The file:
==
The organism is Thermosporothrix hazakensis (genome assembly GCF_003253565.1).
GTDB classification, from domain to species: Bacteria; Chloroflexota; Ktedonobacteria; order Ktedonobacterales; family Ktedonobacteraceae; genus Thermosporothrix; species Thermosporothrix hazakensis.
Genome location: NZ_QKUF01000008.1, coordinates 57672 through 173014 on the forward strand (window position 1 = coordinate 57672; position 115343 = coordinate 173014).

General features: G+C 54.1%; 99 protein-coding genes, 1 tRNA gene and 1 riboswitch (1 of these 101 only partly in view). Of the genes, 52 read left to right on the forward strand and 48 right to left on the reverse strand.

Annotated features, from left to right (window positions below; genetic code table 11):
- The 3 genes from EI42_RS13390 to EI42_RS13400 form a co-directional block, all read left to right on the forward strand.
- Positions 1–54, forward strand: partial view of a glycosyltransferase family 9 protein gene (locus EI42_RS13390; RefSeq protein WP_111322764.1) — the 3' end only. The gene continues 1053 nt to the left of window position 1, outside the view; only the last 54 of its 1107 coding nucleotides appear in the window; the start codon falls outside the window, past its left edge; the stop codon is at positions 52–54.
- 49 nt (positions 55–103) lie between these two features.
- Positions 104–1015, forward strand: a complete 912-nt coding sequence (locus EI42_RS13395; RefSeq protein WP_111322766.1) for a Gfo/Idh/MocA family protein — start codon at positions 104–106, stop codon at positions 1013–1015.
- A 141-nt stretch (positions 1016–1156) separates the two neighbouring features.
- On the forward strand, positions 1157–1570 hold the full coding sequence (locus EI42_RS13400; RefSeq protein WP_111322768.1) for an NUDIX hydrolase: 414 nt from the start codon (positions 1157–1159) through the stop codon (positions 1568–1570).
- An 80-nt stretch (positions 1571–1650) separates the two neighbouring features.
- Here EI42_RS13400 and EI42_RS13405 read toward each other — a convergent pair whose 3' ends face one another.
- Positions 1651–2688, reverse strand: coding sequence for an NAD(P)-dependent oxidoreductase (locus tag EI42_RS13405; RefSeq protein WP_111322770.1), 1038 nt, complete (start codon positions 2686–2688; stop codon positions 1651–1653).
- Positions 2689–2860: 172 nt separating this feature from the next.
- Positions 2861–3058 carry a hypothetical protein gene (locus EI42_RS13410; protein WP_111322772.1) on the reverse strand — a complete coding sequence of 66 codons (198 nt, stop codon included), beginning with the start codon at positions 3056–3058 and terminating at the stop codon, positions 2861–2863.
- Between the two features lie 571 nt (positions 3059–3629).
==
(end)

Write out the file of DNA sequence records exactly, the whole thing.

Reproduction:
The organism is Thermosporothrix hazakensis (genome assembly GCF_003253565.1).
GTDB classification, from domain to species: Bacteria; Chloroflexota; Ktedonobacteria; order Ktedonobacterales; family Ktedonobacteraceae; genus Thermosporothrix; species Thermosporothrix hazakensis.
Genome location: NZ_QKUF01000008.1, coordinates 57672 through 173014 on the forward strand (window position 1 = coordinate 57672; position 115343 = coordinate 173014).

General features: G+C 54.1%; 99 protein-coding genes, 1 tRNA gene and 1 riboswitch (1 of these 101 only partly in view). Of the genes, 52 read left to right on the forward strand and 48 right to left on the reverse strand.

Annotated features, from left to right (window positions below; genetic code table 11):
- The 3 genes from EI42_RS13390 to EI42_RS13400 form a co-directional block, all read left to right on the forward strand.
- Positions 1–54, forward strand: partial view of a glycosyltransferase family 9 protein gene (locus EI42_RS13390; RefSeq protein WP_111322764.1) — the 3' end only. The gene continues 1053 nt to the left of window position 1, outside the view; only the last 54 of its 1107 coding nucleotides appear in the window; the start codon falls outside the window, past its left edge; the stop codon is at positions 52–54.
- 49 nt (positions 55–103) lie between these two features.
- Positions 104–1015, forward strand: a complete 912-nt coding sequence (locus EI42_RS13395; RefSeq protein WP_111322766.1) for a Gfo/Idh/MocA family protein — start codon at positions 104–106, stop codon at positions 1013–1015.
- A 141-nt stretch (positions 1016–1156) separates the two neighbouring features.
- On the forward strand, positions 1157–1570 hold the full coding sequence (locus EI42_RS13400; RefSeq protein WP_111322768.1) for an NUDIX hydrolase: 414 nt from the start codon (positions 1157–1159) through the stop codon (positions 1568–1570).
- An 80-nt stretch (positions 1571–1650) separates the two neighbouring features.
- Here EI42_RS13400 and EI42_RS13405 read toward each other — a convergent pair whose 3' ends face one another.
- Positions 1651–2688, reverse strand: coding sequence for an NAD(P)-dependent oxidoreductase (locus tag EI42_RS13405; RefSeq protein WP_111322770.1), 1038 nt, complete (start codon positions 2686–2688; stop codon positions 1651–1653).
- Positions 2689–2860: 172 nt separating this feature from the next.
- Positions 2861–3058 carry a hypothetical protein gene (locus EI42_RS13410; protein WP_111322772.1) on the reverse strand — a complete coding sequence of 66 codons (198 nt, stop codon included), beginning with the start codon at positions 3056–3058 and terminating at the stop codon, positions 2861–2863.
- Between the two features lie 571 nt (positions 3059–3629).